On Friday, investors turned their focus to this weekend's G-20 economic summit, where President Obama and other world leaders will meet in Toronto to discuss global economic conditions.

Treasurys advance on GDP report

Treasury prices rose Friday after the government said economic growth was weaker than previously estimated and a major overhaul of financial regulations cleared a legislative hurdle.

The benchmark 10-year note was up 10/32 to 103-11/32 and its yield fell to 3.11 percent from 3.12 percent on Thursday. Bond prices and yields move in opposite directions. The 30-year bond rose 26/32 to 105-15/32 with a yield of 4.06 percent. The 2-year note gained 2/32 to 99-31/32 and its yield was 0.66 percent.

Economic growth for the first three months of the year was revised lower, to an annual rate of 2.7 percent from the previous reading of 3 percent. Economists surveyed by Briefing.com expected growth to remain unchanged at 3 percent.

Treasurys were on track for a weekly gain as investors remain nervous about the economy. The Federal Reserve issued a more cautious outlook earlier this week, raising concerns about housing and the outlook for growth. In addition, the U.S. sold $108 billion worth of Treasurys this week, including 2-, 5- and 7-year notes.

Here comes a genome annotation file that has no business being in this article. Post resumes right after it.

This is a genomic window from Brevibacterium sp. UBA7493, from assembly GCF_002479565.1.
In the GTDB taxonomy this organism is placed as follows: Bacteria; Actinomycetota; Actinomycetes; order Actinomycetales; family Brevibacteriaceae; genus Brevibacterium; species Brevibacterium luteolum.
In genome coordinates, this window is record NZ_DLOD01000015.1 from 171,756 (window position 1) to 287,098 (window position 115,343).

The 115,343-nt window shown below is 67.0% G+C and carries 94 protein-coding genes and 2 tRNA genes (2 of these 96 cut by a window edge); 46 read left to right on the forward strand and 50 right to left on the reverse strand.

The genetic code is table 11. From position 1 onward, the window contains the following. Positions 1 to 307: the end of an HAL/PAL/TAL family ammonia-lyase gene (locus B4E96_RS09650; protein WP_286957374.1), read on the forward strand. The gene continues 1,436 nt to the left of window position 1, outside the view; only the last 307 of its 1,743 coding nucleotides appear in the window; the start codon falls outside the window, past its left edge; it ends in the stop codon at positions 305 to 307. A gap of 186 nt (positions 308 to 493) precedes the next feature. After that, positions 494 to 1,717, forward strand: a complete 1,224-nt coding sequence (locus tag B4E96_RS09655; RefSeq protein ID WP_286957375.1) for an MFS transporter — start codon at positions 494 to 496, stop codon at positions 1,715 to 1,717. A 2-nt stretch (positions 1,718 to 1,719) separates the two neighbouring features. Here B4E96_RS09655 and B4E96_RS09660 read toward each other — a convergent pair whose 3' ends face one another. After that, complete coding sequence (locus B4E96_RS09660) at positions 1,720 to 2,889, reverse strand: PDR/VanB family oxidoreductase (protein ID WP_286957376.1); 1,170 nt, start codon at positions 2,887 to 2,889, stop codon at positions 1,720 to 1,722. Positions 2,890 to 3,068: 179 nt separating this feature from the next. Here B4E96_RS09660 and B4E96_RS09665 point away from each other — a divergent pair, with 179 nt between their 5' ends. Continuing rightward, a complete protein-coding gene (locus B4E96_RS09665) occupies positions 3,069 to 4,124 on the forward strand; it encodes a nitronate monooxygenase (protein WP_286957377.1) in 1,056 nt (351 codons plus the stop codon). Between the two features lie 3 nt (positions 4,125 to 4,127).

CNNMoney.com reporters Blake Ellis, Alexandra Twin, Ben Rooney and Hibah Yousuf contributed to this report.

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soundoff (3 Responses)
  1. Smith in Oregon

    The Republican politicians are so utterly corrupted by Big Oil, they could be seen as a Heroin addicts so hopelessly addicted to Heroin they'll gladly sell their family's heritage for another bag of Heroin no matter what that costs their family or neighbors.

    June 26, 2010 at 2:25 am | Report abuse |
  2. BillML

    Not sure what all that is about heroin.
    I've peeked and poked and haven't found anywhere to post my thoughts about the Big Spill. This one pertains to the question of where the price of oil is to go. Opportune, the way I see it. Probably WAY UP! The oil co's use any excuse to bump it, even a tanker truck goes awry adn crashes in Tennessee or whereever..
    What I was wanting to get at is why we seem to hear that the otherwise recoverable crude oil is having to be burned off (surface high technology?). Yes, why is that? Expert, do convince me that crude from below is not without water, and where it goes into a refinery for process and removal.\